Indeed, Chicago is crowded, but it’s nothing compared with New York City, thank God and Sam Houston. However, it feels downright huge compared with Dallas or Houston. Chicago is crammed with people living a vertical existence who spend huge amounts of time walking to and from crowded, smelly L trains and city buses.

As for driving: it’s fine, unless you mind sitting in traffic for hours at a time pounding your head against the steering wheel, screaming at everyone around you and fantasizing about going postal like Michael Douglas’s character in the movie Falling Down. At rush hour, traffic is merely terrible. On a beautiful Saturday afternoon during the summer, the traffic in Lincoln Park digresses into something truly disastrous. It can take 20 minutes to go two blocks—and that is on a good day. Octogenarians with cataracts ambulating with the aid of aluminum walkers can make better time than a Porsche on Fullerton Avenue at noon on a Saturday during the summer. (And that is no hyperbole—I’ve seen it happen!)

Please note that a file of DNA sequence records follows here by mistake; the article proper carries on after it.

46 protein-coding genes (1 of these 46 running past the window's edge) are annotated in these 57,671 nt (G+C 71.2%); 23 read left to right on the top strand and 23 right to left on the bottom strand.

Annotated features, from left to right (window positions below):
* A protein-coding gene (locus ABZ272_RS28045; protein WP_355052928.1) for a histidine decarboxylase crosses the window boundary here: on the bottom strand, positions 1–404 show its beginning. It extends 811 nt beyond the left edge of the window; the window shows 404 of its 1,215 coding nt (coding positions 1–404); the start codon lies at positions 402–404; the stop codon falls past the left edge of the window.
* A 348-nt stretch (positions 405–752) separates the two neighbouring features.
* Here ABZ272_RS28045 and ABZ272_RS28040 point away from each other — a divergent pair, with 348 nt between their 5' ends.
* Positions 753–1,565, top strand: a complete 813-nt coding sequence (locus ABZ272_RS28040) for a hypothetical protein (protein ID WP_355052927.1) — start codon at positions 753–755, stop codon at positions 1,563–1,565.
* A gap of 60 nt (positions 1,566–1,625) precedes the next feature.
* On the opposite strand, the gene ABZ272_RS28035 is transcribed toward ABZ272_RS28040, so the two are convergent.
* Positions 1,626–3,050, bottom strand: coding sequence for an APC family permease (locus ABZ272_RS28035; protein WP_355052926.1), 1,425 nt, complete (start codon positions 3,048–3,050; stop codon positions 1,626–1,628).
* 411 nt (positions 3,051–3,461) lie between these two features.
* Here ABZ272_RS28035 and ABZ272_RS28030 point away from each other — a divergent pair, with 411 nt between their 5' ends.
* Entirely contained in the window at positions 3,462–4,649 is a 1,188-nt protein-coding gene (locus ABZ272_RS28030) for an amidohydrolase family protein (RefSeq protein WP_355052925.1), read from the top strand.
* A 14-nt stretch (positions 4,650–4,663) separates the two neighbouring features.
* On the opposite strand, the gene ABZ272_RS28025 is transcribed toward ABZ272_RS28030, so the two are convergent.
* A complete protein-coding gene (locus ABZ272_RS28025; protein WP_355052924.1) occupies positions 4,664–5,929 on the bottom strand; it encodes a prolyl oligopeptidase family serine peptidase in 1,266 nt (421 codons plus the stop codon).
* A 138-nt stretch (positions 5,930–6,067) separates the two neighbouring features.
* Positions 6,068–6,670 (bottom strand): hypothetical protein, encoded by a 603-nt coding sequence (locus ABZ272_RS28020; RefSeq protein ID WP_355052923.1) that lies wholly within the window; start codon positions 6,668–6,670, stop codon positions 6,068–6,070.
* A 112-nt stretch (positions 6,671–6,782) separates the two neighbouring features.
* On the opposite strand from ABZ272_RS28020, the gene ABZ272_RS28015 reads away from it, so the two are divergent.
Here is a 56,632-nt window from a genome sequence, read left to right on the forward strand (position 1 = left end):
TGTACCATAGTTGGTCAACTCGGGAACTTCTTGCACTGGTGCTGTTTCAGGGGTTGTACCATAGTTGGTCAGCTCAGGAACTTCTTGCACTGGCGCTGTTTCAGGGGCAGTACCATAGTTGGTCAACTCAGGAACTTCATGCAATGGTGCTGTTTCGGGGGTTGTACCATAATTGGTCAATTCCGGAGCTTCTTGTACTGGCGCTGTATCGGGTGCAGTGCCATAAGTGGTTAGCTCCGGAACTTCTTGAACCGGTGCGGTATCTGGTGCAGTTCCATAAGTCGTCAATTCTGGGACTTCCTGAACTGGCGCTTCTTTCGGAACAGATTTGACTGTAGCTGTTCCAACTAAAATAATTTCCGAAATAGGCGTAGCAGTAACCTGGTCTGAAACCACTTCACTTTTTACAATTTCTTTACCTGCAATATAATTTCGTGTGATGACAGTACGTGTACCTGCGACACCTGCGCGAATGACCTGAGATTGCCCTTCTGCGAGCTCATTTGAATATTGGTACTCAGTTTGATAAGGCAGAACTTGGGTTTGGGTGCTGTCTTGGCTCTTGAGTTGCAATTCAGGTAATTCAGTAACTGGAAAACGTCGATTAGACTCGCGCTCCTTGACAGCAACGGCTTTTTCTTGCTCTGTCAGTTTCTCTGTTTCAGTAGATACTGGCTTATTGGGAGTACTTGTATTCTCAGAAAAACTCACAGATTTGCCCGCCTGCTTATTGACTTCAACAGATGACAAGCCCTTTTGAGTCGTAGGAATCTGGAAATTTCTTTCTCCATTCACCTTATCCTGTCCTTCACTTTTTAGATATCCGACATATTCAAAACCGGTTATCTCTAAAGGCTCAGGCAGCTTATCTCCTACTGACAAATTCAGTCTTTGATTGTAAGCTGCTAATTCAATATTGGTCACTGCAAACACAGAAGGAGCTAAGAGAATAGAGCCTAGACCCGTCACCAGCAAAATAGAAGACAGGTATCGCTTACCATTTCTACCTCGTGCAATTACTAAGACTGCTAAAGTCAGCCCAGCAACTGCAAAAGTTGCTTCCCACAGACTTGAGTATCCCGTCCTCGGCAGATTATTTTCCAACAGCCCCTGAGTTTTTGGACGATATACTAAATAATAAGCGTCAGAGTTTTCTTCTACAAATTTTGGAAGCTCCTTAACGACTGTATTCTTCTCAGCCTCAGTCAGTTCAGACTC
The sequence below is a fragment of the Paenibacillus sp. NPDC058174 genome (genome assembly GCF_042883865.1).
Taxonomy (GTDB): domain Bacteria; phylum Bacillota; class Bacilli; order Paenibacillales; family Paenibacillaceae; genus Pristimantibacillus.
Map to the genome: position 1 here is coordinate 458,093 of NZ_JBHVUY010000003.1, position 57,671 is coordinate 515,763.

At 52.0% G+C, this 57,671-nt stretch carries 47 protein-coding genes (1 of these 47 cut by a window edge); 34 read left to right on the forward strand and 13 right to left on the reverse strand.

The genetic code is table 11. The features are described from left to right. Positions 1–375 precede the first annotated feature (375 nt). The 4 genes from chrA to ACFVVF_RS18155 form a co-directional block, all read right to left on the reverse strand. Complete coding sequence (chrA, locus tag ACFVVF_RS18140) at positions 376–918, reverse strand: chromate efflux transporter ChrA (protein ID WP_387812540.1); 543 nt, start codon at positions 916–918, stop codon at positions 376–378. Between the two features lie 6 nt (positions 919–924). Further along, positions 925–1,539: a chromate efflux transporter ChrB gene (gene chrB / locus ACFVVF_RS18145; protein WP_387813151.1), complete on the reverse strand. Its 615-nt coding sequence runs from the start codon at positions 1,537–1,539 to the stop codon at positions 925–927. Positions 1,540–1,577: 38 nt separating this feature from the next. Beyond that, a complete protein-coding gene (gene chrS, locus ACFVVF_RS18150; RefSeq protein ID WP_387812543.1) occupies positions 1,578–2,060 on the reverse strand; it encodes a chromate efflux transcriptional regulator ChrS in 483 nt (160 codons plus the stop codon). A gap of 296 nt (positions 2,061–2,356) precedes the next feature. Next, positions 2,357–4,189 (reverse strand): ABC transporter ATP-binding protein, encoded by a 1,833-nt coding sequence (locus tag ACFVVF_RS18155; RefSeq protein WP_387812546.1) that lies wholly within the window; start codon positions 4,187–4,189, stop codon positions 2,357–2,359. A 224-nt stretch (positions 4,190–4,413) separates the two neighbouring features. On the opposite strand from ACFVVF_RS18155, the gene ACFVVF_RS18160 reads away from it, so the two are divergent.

So after my appointment in the Woodlands I roam the streets of suburban Houston prowling for football field-sized lots. I can’t seem to find the development advertised on the billboard, but I do drive past home after home replete with massive lawns and huge, new, two-story McMansions built to look like the authentic, stately, older homes in Chicago’s North Shore. Everything is expertly manicured and the homes are big and beautiful, albeit a bit sterile and artificial. The neighborhood appears completely manufactured—as if Stepford wives are making dinner inside each six-bedroom monstrosity for their oil executive husbands.